30 Things I Could Have Only Achieved After My Divorce
There's no way I would have accomplished as much as I have if I'd stayed married.
Having my marriage end after 16 years was one of the most difficult experiences of my life. My husband and I had grown up together, but had grown apart after nearly two decades. We tried to find our way back to each other over and over again, but it wasn’t working. Instead, the trying created even more distance between us.
Eventually, we both realized we’d fallen out of love and would be better going our separate ways. We also realized we deserved more than what we were bringing to each other. But ultimately, our split has pushed me to become a better version of myself. If I didn’t go through it and didn’t have to find out who I was without my ex-husband, there’s no way I would have accomplished as much as I have. Here are the 30 things I’ve achieved as a result.
Learning how to be alone
When I was married, there were always four other people around. Now, with my ex out of the house and my kids only with me about 60 percent of the time, I’m alone more than ever. At first, the weekends without my kids were truly painful, but now I’ve learned to enjoy being alone. I’ve found having control of the remote, eating junk food without having to share, and walking around in my underwear to be truly blissful.
Relishing in the quiet time
Sure, I’ve had nights where the silence hurt my ears and I’ve sobbed about it. But I’ve made peace with my new life. I use my downtime to devour books, meditate, and I’ve even started writing the book I’ve been dreaming about my whole life.
Investing in my career
After my divorce, I wanted to stay in our family home, I wanted to have a successful career, and I wanted to show my children you can support a family on your own. So, I got organized, applied for tons of writing jobs, hustled like I never had before, and I wasn’t afraid of rejection or of putting myself out there. I would have never pushed myself like that if I still had the luxury of sharing expenses with someone.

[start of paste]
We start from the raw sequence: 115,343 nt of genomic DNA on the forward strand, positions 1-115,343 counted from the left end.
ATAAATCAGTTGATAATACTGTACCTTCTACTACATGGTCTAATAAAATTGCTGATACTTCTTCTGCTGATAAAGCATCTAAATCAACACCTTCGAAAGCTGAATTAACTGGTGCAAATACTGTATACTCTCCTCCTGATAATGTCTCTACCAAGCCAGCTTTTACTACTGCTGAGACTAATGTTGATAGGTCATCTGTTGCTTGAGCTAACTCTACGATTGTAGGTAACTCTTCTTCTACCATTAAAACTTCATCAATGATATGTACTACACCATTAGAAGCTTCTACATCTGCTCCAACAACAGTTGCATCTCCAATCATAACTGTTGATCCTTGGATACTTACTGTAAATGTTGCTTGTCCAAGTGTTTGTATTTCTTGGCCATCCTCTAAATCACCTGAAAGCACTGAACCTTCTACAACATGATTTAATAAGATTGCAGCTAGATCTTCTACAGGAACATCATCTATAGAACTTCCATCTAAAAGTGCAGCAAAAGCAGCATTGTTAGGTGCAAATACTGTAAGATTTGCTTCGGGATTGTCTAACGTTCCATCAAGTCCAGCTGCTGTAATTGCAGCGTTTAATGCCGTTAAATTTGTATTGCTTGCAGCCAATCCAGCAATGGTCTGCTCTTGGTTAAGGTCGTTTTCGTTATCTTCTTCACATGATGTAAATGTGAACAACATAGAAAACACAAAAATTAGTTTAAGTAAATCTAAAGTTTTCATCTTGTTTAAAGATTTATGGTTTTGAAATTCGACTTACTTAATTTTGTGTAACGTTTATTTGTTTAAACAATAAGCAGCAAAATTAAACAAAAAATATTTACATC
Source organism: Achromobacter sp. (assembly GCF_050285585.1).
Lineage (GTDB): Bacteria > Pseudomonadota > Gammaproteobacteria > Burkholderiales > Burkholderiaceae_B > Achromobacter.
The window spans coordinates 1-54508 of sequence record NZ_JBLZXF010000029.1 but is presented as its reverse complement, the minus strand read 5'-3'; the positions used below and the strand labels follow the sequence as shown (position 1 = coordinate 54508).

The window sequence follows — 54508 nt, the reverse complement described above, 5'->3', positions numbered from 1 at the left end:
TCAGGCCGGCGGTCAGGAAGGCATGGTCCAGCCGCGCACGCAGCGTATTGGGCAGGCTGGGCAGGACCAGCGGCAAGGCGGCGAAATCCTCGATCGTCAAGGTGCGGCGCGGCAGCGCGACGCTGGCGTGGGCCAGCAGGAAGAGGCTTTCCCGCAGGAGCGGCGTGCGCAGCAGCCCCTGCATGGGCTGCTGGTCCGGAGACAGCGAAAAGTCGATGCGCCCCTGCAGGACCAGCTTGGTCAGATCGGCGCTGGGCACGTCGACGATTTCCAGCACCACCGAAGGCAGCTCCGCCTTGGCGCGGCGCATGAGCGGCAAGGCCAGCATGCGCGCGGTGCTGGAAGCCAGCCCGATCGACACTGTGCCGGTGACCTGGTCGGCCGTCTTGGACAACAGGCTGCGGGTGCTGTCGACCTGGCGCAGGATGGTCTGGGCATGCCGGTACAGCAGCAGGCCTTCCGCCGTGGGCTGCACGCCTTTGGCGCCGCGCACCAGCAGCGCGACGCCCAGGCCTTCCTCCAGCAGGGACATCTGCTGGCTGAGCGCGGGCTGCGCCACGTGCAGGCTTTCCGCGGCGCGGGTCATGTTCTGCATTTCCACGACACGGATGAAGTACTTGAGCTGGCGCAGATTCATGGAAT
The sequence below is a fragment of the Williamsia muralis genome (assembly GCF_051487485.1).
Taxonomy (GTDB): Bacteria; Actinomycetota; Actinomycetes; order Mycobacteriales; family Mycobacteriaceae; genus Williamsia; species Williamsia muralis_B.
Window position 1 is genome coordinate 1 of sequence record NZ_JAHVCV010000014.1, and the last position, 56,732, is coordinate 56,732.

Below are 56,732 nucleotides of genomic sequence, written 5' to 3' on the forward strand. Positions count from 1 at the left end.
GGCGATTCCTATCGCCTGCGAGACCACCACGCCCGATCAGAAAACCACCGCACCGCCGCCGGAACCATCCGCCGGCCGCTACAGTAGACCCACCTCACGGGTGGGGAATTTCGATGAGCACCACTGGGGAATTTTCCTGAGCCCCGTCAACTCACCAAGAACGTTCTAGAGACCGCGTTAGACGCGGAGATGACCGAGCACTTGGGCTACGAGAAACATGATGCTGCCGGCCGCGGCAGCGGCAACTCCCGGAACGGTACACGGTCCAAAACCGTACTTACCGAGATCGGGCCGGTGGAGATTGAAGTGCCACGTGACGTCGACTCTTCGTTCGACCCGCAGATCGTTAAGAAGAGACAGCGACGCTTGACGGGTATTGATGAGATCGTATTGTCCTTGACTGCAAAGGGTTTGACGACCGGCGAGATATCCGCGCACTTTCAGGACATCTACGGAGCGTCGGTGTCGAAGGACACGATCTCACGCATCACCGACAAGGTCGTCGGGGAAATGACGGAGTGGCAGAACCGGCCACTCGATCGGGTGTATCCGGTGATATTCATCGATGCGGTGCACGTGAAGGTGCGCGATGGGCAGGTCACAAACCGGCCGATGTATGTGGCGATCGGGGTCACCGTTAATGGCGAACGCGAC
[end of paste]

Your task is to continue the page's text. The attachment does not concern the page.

Being a better mom to my teenagers
My time with my kids is limited now. When I’m with them, I put everything I have into being a parent and it’s deepened our relationships as a result. I ask more questions, I let them lead the way when it comes to outings and trips, and I make more of an effort to have special dates with each one of them.
Asking for help when I need it
When my kids need to be in three places at once or my faucet is leaking, I used to be able to depend on my ex-husband to help out. But parenting and home-owning by myself have taught me that I can either white-knuckle it and try doing everything myself, or I can ask for help in ways I’ve never had to before. And I’ve learned to go with the latter.
Turning off a water line myself
Two weeks after my ex moved out, the water line to my refrigerator was leaking and it flooded the basement. I panicked at first and thought I was going to have to move, but after I calmed down and researched how to do it, I felt empowered and capable to turn off the water line myself—and success! It’s one of the many skills I’ve added to my arsenal post-divorce.
Changing a light fixture myself
My home is my hobby and I love making little changes like painting, adding in new throw pillows, and putting up a fresh light fixture. I used to leave the electrical up to my ex, but I realized I could either give up my love for a new light fixture or learn how to do it myself by asking the nice guy at the home improvement store. Again, I went with option two.
And snaking a drain
Gross, yes, but I can’t describe how accomplished I felt the first time I fixed a clogged drain on my own. After Drano failed me, I bought one of those instant power drain snakes and pulled about five pounds of hair and grime from the drain. I felt unstoppable and went on to snake every drain in the house just because I could!
Learning how to save money like a pro